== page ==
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Dear Christopher Cat

I have two cats, and I am concerned that they might develop a sarcoma tumor at a vaccination site.
Because they are indoor cats, I am thinking about discontinuing their annual vaccinations. Do you see a problem with this?

Is there an Internet site that will keep me updated on vaccine-associated sarcomas?

Christopher Responds

Yes, and yes.

Cats rarely develop malignant tumors at injection sites. These sarcomas can occur after injection of any medication or vaccine, but they are most often associated with vaccines for feline leukemia and rabies.

The incidence is thought to be in the range of one to ten cats per 10,000 cats vaccinated.

To study the problem and make recommendations, the Vaccine-Associated Feline Sarcoma Task Force was formed through the joint efforts of the American Veterinary Medical Association, the American Association of Feline Practitioners, the Veterinary Cancer Society and the American Animal Hospital Association.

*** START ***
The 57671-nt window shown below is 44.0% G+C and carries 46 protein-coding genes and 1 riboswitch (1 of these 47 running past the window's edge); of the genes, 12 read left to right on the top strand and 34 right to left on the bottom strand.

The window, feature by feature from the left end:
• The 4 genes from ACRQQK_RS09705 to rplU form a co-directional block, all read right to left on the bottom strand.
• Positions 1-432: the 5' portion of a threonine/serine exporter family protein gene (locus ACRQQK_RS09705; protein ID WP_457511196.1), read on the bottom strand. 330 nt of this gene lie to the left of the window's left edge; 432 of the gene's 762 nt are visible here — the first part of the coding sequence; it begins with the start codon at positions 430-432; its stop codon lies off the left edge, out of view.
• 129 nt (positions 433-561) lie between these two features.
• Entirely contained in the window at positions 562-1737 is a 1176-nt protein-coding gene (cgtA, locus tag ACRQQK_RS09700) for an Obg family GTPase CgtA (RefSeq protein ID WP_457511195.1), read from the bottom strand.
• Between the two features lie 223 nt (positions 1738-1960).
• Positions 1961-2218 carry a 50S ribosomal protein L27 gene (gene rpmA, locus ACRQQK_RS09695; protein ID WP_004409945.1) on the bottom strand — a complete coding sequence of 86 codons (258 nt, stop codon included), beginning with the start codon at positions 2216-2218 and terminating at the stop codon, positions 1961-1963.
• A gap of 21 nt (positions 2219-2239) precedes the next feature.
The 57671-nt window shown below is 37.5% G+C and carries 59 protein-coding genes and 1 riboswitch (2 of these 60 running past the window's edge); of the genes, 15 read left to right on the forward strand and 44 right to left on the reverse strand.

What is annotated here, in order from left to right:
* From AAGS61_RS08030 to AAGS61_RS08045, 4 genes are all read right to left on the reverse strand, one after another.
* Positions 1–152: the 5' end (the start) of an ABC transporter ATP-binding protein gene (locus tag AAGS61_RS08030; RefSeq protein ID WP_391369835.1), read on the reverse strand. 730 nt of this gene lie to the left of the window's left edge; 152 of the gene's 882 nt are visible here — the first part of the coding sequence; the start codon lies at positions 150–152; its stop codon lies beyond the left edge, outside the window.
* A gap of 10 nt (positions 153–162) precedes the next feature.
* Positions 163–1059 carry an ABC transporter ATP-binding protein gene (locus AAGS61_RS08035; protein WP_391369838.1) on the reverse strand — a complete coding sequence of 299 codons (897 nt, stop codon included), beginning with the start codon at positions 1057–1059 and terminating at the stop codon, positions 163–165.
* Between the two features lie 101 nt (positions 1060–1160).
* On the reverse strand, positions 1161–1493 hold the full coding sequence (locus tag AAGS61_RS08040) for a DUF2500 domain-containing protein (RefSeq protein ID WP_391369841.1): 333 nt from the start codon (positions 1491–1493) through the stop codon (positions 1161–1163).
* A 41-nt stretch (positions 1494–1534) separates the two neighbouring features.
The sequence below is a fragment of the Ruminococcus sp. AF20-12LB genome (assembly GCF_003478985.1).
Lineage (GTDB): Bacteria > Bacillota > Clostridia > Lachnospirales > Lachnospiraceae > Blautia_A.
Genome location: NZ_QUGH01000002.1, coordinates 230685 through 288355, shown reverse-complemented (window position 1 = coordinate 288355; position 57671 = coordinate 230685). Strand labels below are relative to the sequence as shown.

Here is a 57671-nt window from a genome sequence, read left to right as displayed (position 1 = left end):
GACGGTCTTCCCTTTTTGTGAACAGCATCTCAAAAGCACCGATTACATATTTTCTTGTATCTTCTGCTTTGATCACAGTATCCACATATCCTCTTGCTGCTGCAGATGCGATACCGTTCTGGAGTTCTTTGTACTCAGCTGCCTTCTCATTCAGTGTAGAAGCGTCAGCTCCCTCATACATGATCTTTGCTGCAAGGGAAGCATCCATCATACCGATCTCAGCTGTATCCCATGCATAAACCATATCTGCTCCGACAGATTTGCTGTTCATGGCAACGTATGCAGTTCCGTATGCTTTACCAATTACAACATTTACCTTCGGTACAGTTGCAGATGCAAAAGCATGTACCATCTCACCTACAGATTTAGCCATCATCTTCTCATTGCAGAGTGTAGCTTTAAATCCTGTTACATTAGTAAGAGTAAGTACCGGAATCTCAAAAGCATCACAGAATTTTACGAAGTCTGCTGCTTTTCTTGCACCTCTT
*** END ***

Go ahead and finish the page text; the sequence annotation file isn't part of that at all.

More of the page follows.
The task force recommends vaccinating cats only for those diseases that really pose a threat, and vaccinating no more frequently than necessary.

Because your cats live indoors, they are unlikely to be exposed to cats with feline leukemia, so the risks of leukemia vaccination probably outweigh the benefits.

On the other hand, it’s a good idea to boost the rabies vaccine every three years. Most people who died of rabies in recent years were unaware that they had been bitten by rabies-infected bats, because most bat bites aren’t painful and don’t leave a mark.

Therefore, if your cat was bitten by a bat, you probably wouldn’t know it.

Vaccinating your cats protects them – and you, if you are exposed to their saliva – from fatal rabies, so it’s easy to understand why rabies vaccination is required by law.

To learn more about other vaccines and to keep updated on the recommendations of the task force, go to

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